When the tyre manufacturers André Michelin and his brother Édouard first produced it in 1900 there were fewer than 3,000 cars in France, and what they wanted to do was to boost the demand for cars, and get people driving more and thus wearing out their tyres. Originally it was not just about food. It contained useful information for motorists, including maps, instructions for repairing and changing tyres, and lists of car mechanics, hotels and petrol stations. The brothers had nearly 35,000 copies printed and it was given away free of charge. During WWI publication of the guide was suspended. After the armistice, revised editions of the guide continued to be given away until 1920. But when André Michelin noticed copies of the guide being used to prop up a workbench, he decided that enough was enough. We only respect what we pay for so they began to charge. It was at this time that the restaurant side of the guide came to the fore. The brothers recruited a team of inspectors to visit and review restaurants, always travelling incognito. In 1926 the guide first awarded stars for fine dining. Initially there was a single star for restaurants; in 1931 the hierarchy of one, two and three stars was introduced. In 1936 the criteria for the star system was published:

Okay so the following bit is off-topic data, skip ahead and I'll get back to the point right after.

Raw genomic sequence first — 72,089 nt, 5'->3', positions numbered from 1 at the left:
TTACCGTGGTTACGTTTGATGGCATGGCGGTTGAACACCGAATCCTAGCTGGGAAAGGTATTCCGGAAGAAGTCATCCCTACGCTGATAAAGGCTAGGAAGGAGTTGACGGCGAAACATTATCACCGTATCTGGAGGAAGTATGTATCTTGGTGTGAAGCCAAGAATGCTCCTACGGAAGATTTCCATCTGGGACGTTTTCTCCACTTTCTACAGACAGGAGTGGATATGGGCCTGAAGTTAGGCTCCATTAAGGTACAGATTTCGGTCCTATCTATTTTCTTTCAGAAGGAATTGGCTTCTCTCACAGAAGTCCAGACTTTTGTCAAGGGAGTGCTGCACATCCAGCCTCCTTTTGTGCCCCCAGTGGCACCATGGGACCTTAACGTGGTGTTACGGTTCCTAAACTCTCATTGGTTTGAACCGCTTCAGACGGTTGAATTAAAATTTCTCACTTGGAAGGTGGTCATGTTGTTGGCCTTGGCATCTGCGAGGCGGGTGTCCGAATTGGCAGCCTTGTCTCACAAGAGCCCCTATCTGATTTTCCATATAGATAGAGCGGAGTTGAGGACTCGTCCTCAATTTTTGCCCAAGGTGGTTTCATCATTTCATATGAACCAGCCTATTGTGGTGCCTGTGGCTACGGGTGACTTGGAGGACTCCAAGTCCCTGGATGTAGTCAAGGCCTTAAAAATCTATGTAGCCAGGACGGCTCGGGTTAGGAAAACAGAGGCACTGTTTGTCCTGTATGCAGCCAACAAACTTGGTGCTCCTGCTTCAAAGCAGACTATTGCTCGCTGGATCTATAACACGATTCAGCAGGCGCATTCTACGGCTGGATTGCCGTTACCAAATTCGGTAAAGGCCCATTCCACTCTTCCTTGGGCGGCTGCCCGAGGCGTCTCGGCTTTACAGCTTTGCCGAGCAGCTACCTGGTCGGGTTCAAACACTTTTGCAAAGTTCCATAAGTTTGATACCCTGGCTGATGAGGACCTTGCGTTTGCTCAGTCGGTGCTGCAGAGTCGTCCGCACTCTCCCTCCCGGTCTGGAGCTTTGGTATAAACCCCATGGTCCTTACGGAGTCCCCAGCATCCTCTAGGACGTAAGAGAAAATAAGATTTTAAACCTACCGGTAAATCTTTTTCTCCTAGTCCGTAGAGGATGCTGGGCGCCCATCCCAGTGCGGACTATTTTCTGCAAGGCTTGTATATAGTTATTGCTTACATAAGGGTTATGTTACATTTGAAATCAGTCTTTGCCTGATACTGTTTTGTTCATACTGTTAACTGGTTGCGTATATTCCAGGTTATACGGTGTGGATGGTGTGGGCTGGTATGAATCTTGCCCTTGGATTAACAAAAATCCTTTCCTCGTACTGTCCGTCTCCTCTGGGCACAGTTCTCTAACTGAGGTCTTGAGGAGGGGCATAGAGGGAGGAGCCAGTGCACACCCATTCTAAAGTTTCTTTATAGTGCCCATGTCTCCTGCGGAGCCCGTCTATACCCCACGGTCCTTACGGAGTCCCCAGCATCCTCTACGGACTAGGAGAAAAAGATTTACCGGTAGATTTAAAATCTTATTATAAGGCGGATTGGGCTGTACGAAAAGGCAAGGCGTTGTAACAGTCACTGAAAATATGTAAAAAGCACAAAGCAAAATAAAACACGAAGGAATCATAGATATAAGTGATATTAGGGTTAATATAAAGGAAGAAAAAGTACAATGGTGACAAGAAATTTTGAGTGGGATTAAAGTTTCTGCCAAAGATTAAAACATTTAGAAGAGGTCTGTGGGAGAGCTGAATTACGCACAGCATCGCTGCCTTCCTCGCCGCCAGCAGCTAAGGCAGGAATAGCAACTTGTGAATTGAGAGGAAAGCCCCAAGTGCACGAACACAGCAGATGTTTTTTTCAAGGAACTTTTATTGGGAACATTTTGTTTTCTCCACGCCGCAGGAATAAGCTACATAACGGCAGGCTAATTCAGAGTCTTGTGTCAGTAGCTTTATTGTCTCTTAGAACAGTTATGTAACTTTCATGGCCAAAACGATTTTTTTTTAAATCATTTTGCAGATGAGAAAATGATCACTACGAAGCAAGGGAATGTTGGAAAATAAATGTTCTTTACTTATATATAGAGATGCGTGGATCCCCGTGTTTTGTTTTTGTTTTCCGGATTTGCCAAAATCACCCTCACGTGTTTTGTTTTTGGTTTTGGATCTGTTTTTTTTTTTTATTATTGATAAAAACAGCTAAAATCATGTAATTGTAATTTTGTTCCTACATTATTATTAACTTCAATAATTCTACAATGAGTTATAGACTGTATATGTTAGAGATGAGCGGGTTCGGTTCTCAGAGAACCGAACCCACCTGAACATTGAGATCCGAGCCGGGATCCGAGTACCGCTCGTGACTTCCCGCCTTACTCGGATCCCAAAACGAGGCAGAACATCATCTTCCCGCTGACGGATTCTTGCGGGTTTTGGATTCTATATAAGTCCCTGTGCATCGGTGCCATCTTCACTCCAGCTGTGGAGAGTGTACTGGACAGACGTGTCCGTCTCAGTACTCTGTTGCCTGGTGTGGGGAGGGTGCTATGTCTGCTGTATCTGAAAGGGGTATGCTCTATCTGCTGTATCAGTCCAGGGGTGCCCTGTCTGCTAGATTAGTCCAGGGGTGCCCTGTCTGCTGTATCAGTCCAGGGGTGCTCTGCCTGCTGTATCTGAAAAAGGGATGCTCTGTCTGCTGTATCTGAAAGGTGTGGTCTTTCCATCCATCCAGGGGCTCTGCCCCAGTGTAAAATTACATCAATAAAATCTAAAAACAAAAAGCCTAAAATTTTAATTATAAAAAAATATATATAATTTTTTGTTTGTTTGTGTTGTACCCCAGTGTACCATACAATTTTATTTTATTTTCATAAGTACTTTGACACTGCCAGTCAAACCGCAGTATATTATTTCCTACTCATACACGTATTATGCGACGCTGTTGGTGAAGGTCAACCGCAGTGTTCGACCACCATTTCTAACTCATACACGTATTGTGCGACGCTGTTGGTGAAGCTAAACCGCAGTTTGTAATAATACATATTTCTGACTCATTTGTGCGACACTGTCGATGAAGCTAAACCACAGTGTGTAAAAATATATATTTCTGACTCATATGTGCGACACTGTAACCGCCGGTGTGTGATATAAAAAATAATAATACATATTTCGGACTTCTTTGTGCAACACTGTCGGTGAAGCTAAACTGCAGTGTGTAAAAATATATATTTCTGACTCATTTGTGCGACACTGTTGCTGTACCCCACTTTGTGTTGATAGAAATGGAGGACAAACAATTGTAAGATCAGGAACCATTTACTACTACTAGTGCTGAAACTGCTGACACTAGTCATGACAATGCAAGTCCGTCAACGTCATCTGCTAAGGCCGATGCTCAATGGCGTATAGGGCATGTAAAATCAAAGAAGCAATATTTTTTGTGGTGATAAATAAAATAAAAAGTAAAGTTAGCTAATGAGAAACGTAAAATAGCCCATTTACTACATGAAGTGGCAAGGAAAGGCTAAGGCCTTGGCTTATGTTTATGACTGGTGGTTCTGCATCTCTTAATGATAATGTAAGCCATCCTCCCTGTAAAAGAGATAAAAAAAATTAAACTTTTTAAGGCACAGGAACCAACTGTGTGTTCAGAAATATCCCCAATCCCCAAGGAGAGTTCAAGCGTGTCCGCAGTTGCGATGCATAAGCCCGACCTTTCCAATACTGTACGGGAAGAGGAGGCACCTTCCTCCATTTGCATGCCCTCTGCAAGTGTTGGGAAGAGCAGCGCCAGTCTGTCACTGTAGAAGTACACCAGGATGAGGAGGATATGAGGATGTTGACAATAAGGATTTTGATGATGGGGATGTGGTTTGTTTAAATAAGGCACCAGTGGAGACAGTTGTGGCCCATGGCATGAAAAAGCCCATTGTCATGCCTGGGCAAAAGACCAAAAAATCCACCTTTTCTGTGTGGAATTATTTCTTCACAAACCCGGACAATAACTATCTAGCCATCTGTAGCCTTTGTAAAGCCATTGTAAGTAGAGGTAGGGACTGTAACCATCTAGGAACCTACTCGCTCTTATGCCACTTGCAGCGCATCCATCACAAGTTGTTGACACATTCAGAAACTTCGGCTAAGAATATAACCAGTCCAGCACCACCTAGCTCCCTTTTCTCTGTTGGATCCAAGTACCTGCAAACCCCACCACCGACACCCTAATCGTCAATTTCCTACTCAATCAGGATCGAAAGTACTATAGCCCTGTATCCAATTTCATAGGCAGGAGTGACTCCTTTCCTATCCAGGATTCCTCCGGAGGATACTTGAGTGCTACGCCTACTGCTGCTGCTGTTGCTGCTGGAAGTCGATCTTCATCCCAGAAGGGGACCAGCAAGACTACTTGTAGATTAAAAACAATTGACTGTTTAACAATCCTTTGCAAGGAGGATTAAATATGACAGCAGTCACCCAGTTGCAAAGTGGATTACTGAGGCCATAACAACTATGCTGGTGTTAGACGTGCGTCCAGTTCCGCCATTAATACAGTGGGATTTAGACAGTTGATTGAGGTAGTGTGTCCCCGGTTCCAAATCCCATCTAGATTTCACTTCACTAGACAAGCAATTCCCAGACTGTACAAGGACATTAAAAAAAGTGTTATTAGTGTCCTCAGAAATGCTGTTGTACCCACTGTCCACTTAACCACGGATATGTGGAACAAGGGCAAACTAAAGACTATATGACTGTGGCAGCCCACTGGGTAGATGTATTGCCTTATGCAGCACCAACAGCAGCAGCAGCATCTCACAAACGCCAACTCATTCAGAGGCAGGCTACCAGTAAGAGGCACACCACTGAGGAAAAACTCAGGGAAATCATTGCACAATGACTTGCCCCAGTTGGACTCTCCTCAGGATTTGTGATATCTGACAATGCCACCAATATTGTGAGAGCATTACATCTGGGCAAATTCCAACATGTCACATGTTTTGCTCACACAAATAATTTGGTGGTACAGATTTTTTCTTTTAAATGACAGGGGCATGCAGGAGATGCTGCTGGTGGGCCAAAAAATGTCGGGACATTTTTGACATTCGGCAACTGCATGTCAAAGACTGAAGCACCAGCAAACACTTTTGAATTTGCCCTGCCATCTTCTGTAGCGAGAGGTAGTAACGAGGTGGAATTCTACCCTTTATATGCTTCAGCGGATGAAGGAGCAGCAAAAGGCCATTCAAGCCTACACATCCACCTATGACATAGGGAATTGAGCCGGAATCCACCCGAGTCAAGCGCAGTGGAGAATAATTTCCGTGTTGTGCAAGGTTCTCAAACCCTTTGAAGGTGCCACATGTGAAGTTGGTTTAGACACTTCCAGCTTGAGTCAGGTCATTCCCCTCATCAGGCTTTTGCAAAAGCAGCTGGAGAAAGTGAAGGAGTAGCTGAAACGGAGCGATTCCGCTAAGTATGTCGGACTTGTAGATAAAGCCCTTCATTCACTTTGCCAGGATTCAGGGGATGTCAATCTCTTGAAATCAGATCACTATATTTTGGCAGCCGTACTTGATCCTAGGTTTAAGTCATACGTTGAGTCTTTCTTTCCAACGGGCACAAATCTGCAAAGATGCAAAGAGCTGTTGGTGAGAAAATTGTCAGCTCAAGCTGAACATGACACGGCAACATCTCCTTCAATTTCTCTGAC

one star: “A very good restaurant in its category” (“Une très bonne table dans sa catégorie”)

two stars: “Excellent cooking, worth a detour” (“Table excellente, mérite un détour”)

three stars: “Exceptional cuisine, worth a special journey” (“Une des meilleures tables, vaut le voyage”).